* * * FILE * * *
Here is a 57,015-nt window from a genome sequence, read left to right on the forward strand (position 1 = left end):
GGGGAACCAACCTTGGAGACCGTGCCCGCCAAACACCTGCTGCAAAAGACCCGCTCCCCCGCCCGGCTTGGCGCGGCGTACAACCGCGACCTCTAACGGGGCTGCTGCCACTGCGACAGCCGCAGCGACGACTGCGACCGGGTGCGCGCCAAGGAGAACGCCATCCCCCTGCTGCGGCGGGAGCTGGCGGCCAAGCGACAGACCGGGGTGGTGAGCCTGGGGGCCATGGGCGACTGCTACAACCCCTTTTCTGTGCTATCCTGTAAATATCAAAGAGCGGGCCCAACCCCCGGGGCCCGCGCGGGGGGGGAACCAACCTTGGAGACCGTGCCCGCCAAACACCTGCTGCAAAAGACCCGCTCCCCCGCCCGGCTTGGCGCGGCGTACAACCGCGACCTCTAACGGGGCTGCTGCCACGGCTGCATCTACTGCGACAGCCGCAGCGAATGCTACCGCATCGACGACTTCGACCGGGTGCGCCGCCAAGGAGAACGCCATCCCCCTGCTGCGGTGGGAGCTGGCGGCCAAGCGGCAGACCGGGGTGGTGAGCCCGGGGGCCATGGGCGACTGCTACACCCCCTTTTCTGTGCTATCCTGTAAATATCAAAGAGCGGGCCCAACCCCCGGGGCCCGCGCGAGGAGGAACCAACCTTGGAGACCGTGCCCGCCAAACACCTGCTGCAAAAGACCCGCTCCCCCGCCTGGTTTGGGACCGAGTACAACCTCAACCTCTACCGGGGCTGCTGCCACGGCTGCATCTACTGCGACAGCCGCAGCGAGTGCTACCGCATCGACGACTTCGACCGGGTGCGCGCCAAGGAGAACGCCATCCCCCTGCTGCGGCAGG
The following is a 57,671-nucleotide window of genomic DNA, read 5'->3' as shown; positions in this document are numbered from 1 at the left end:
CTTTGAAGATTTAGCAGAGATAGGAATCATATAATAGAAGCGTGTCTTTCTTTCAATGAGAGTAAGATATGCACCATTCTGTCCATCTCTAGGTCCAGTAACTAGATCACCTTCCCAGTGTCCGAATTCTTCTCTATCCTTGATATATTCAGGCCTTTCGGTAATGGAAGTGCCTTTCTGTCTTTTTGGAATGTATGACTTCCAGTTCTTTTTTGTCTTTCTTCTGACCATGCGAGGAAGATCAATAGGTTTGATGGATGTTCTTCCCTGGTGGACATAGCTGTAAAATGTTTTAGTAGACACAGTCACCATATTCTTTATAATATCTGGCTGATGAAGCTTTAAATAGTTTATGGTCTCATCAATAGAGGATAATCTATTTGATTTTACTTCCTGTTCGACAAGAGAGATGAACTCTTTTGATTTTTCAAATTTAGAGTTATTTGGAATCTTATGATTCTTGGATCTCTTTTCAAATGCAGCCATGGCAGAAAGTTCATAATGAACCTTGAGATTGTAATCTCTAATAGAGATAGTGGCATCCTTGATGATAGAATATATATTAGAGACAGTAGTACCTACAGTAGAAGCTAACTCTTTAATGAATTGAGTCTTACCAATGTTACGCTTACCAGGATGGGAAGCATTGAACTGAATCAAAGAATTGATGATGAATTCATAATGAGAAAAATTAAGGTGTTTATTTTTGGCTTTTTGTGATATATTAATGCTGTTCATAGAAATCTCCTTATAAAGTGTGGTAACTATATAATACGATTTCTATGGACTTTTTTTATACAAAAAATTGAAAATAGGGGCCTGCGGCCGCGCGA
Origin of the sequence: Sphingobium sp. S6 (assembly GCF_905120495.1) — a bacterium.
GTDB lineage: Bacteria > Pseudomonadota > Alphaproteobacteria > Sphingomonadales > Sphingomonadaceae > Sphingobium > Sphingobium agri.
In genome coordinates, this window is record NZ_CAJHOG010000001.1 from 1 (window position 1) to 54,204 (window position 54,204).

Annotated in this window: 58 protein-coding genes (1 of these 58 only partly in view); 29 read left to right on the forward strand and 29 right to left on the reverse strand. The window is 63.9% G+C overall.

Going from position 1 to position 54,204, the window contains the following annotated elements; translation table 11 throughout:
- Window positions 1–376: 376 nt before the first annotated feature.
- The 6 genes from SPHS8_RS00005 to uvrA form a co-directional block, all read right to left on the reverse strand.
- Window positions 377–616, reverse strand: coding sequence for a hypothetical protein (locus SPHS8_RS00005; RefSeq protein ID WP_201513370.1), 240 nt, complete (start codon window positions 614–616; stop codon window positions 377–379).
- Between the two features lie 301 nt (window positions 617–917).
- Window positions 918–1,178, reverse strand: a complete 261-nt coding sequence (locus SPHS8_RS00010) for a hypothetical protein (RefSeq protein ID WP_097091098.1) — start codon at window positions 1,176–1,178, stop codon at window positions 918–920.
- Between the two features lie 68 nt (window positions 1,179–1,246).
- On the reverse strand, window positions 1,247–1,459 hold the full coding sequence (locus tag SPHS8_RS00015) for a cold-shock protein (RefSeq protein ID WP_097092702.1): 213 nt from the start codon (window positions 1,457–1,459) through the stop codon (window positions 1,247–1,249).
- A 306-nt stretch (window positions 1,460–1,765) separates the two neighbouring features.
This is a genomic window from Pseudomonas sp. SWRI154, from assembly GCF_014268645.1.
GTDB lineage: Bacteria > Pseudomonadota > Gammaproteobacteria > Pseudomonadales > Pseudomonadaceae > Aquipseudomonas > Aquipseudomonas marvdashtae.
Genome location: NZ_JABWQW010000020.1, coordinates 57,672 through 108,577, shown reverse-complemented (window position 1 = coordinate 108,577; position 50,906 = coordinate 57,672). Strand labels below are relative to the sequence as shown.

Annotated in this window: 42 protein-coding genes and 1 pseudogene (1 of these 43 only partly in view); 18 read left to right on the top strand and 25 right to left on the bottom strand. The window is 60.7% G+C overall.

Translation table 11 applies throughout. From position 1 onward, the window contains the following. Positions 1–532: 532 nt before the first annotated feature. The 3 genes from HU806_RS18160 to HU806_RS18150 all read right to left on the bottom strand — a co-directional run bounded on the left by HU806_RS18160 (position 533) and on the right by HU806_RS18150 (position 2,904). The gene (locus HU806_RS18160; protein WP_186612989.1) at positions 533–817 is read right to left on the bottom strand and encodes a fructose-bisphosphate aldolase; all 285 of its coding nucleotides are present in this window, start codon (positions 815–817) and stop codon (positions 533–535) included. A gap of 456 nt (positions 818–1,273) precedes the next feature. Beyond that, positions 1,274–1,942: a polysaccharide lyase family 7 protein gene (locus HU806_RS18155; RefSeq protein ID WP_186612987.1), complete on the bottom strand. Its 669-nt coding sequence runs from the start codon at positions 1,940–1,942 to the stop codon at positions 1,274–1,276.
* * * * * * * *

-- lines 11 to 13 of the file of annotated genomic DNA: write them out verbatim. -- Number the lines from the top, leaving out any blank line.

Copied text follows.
- The 6 genes from SPHS8_RS00005 to uvrA form a co-directional block, all read right to left on the reverse strand.
- Window positions 377–616, reverse strand: coding sequence for a hypothetical protein (locus SPHS8_RS00005; RefSeq protein ID WP_201513370.1), 240 nt, complete (start codon window positions 614–616; stop codon window positions 377–379).
- Between the two features lie 301 nt (window positions 617–917).